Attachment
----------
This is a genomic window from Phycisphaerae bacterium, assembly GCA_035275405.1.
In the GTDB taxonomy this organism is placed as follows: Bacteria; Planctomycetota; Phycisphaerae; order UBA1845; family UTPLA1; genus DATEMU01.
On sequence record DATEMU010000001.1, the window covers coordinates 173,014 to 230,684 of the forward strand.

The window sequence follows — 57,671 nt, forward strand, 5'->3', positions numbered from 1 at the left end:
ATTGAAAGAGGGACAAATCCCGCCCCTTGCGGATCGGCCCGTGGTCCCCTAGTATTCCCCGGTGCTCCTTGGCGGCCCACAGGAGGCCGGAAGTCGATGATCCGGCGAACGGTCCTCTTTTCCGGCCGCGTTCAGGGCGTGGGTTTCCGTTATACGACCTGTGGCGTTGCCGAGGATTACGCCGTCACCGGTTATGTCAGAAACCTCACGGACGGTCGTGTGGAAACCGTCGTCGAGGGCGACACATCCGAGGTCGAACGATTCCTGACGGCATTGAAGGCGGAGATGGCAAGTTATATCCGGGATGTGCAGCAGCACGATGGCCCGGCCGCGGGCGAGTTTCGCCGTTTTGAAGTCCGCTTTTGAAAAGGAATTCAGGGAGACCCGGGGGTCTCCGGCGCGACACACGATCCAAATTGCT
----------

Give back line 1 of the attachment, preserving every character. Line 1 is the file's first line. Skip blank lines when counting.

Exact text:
This is a genomic window from Phycisphaerae bacterium, assembly GCA_035275405.1.